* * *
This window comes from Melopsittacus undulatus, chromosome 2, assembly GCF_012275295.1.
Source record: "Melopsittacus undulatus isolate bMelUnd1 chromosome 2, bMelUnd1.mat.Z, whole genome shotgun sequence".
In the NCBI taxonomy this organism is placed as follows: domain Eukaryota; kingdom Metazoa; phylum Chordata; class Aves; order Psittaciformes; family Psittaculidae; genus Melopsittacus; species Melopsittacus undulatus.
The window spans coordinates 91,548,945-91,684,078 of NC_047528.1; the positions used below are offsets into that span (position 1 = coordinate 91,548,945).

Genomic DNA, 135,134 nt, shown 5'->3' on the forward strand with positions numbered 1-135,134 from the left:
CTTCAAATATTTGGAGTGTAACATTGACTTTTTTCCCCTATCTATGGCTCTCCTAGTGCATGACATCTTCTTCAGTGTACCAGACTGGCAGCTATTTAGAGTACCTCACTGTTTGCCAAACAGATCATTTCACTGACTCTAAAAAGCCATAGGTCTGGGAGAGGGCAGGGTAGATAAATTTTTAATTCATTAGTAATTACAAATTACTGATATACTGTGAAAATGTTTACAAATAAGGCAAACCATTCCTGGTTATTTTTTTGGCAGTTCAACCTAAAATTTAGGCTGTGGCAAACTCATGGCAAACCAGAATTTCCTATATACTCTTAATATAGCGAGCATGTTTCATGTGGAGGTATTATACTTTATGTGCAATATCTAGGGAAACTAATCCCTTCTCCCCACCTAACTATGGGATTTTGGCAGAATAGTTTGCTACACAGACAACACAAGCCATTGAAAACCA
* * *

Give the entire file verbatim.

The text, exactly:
This window comes from Melopsittacus undulatus, chromosome 2, assembly GCF_012275295.1.
Source record: "Melopsittacus undulatus isolate bMelUnd1 chromosome 2, bMelUnd1.mat.Z, whole genome shotgun sequence".
In the NCBI taxonomy this organism is placed as follows: domain Eukaryota; kingdom Metazoa; phylum Chordata; class Aves; order Psittaciformes; family Psittaculidae; genus Melopsittacus; species Melopsittacus undulatus.
The window spans coordinates 91,548,945-91,684,078 of NC_047528.1; the positions used below are offsets into that span (position 1 = coordinate 91,548,945).

Genomic DNA, 135,134 nt, shown 5'->3' on the forward strand with positions numbered 1-135,134 from the left:
CTTCAAATATTTGGAGTGTAACATTGACTTTTTTCCCCTATCTATGGCTCTCCTAGTGCATGACATCTTCTTCAGTGTACCAGACTGGCAGCTATTTAGAGTACCTCACTGTTTGCCAAACAGATCATTTCACTGACTCTAAAAAGCCATAGGTCTGGGAGAGGGCAGGGTAGATAAATTTTTAATTCATTAGTAATTACAAATTACTGATATACTGTGAAAATGTTTACAAATAAGGCAAACCATTCCTGGTTATTTTTTTGGCAGTTCAACCTAAAATTTAGGCTGTGGCAAACTCATGGCAAACCAGAATTTCCTATATACTCTTAATATAGCGAGCATGTTTCATGTGGAGGTATTATACTTTATGTGCAATATCTAGGGAAACTAATCCCTTCTCCCCACCTAACTATGGGATTTTGGCAGAATAGTTTGCTACACAGACAACACAAGCCATTGAAAACCA